In Afghanistanís capital, Kabul University reopened on March 9 after being closed by the Islamic militia Talibanís takeover of the city in September. Women are still forbidden to attend, due to the Talibanís ban on women working or getting an education. Before the Taliban takeover, women had comprised 60% of the Universityís teachers and had made up half of the student population. The exclusion of women will significantly limit the standards of the school which had once been known among Islamic countries for its high educational standards. Upon its reopening, the University also lacked desks and books.
The newly-formed Women's Alliance for Peace & Human Rights in Afghanistan (WAPHA) staged a protest outside the State Departement on Friday afternoon, March 7 and held a conference at the George Washington University on Saturday, March 8 to call attention to abuses of women's human rights in the country and to urge the United States and the United Nations to refuse recognition of and aid to the Taliban.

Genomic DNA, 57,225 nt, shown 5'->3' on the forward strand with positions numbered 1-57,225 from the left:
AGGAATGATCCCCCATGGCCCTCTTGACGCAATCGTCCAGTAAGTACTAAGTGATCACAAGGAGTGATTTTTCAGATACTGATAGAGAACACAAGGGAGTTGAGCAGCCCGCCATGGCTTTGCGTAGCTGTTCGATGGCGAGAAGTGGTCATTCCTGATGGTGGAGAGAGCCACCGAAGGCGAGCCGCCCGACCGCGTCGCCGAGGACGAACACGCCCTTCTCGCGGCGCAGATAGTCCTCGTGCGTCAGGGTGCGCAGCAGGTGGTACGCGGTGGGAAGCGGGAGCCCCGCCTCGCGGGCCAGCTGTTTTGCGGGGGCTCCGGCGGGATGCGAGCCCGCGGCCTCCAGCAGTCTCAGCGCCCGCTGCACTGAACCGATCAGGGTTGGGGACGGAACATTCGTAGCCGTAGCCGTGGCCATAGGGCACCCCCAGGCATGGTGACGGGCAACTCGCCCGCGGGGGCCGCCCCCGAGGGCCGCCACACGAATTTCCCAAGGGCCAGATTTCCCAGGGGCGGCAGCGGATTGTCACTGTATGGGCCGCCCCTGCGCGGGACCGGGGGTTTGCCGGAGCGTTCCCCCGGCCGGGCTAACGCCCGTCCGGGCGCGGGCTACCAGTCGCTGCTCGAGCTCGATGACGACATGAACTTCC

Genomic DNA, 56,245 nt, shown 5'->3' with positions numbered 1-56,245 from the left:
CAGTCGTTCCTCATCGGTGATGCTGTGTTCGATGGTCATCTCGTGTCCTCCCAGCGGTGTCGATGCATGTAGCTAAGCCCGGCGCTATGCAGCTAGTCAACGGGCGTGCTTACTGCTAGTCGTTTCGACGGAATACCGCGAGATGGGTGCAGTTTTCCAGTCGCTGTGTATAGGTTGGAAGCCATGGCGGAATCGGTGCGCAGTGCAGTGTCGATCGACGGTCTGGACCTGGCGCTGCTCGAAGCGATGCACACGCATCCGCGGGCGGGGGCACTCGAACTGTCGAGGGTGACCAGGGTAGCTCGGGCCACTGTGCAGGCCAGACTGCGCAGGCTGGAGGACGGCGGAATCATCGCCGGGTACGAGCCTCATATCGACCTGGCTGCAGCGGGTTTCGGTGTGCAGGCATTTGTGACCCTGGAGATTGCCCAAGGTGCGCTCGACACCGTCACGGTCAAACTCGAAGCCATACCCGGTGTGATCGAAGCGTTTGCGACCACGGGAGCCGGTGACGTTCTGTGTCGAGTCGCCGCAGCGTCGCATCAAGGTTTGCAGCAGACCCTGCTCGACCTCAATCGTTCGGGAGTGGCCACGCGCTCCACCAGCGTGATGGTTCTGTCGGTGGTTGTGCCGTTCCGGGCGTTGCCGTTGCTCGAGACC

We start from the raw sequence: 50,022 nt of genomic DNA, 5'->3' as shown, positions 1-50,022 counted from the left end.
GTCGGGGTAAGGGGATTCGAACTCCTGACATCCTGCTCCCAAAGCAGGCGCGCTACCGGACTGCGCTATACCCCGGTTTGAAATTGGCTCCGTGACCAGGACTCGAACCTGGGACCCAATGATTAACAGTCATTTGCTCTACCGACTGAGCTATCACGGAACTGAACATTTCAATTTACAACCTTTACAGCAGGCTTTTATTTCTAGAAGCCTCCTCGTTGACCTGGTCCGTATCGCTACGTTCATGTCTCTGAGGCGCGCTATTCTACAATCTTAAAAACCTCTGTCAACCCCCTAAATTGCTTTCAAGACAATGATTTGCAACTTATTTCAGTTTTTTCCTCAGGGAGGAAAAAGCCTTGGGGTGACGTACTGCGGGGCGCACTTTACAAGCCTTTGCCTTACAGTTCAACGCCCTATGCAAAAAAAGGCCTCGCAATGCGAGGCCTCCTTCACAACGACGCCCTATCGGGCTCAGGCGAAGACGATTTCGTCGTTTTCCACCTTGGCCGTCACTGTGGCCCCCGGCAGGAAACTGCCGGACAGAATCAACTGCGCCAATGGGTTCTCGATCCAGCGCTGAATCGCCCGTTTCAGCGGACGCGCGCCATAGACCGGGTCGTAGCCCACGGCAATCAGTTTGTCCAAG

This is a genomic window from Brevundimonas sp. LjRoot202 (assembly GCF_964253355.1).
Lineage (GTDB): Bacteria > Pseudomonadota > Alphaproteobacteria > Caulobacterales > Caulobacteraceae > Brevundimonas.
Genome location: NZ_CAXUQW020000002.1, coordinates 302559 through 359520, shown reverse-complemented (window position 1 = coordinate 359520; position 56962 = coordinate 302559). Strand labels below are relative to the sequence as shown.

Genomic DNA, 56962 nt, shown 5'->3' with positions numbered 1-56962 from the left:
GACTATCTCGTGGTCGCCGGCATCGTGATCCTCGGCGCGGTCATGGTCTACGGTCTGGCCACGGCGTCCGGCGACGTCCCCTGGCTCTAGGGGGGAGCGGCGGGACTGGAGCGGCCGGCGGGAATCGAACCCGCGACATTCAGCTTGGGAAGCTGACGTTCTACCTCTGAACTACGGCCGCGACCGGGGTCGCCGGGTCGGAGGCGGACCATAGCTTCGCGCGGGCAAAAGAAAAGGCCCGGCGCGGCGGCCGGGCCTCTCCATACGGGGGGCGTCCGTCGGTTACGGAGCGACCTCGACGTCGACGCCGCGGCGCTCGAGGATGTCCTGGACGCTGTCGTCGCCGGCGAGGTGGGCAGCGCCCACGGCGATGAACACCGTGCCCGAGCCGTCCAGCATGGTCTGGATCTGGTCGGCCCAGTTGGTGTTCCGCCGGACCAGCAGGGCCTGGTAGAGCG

3/7/2014 Study Finds Continuing Gender Gap in Medical Research - Although 20 years have passed since the government instituted legislation requiring adequate female representation in medical studies, a recent study finds that a significant sex and gender gap still persists in medical research.
"Sex-Specific Medical Research: Why Women's Health Can't Wait" by researchers at the Connors Center for Women's Health and Gender Biology at Brigham and Women's Hospital and the Jacobs Institute at George Washington University Hospital finds that scientists still fail to account for differences between males and females. . . .